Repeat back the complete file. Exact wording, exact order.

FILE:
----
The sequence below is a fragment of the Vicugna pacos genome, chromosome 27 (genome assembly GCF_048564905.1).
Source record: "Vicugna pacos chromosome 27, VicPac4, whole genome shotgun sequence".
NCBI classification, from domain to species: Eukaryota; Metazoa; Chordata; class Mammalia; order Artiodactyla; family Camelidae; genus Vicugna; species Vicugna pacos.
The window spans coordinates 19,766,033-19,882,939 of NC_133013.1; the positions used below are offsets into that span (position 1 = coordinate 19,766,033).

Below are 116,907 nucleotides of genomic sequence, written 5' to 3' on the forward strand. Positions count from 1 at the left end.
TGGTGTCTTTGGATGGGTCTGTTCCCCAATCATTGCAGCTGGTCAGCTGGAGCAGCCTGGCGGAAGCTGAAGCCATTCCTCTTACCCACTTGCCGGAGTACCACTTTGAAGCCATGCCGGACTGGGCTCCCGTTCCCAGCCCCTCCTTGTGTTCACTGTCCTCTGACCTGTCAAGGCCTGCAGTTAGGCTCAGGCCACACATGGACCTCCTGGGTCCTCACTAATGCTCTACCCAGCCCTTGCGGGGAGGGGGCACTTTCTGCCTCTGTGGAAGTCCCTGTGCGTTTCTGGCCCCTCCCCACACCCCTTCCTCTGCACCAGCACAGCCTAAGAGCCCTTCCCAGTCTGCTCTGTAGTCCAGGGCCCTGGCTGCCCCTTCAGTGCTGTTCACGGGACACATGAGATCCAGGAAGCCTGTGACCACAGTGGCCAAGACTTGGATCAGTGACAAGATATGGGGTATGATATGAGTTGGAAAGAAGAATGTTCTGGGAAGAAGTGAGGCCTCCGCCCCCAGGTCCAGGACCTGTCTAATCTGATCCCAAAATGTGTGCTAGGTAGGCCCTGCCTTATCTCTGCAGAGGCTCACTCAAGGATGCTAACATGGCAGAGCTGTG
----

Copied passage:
The sequence below is a fragment of the Vicugna pacos genome, chromosome 27 (genome assembly GCF_048564905.1).
Source record: "Vicugna pacos chromosome 27, VicPac4, whole genome shotgun sequence".
NCBI classification, from domain to species: Eukaryota; Metazoa; Chordata; class Mammalia; order Artiodactyla; family Camelidae; genus Vicugna; species Vicugna pacos.
The window spans coordinates 19,766,033-19,882,939 of NC_133013.1; the positions used below are offsets into that span (position 1 = coordinate 19,766,033).

Below are 116,907 nucleotides of genomic sequence, written 5' to 3' on the forward strand. Positions count from 1 at the left end.
TGGTGTCTTTGGATGGGTCTGTTCCCCAATCATTGCAGCTGGTCAGCTGGAGCAGCCTGGCGGAAGCTGAAGCCATTCCTCTTACCCACTTGCCGGAGTACCACTTTGAAGCCATGCCGGACTGGGCTCCCGTTCCCAGCCCCTCCTTGTGTTCACTGTCCTCTGACCTGTCAAGGCCTGCAGTTAGGCTCAGGCCACACATGGACCTCCTGGGTCCTCACTAATGCTCTACCCAGCCCTTGCGGGGAGGGGGCACTTTCTGCCTCTGTGGAAGTCCCTGTGCGTTTCTGGCCCCTCCCCACACCCCTTCCTCTGCACCAGCACAGCCTAAGAGCCCTTCCCAGTCTGCTCTGTAGTCCAGGGCCCTGGCTGCCCCTTCAGTGCTGTTCACGGGACACATGAGATCCAGGAAGCCTGTGACCACAGTGGCCAAGACTTGGATCAGTGACAAGATATGGGGTATGATATGAGTTGGAAAGAAGAATGTTCTGGGAAGAAGTGAGGCCTCCGCCCCCAGGTCCAGGACCTGTCTAATCTGATCCCAAAATGTGTGCTAGGTAGGCCCTGCCTTATCTCTGCAGAGGCTCACTCAAGGATGCTAACATGGCAGAGCTGTG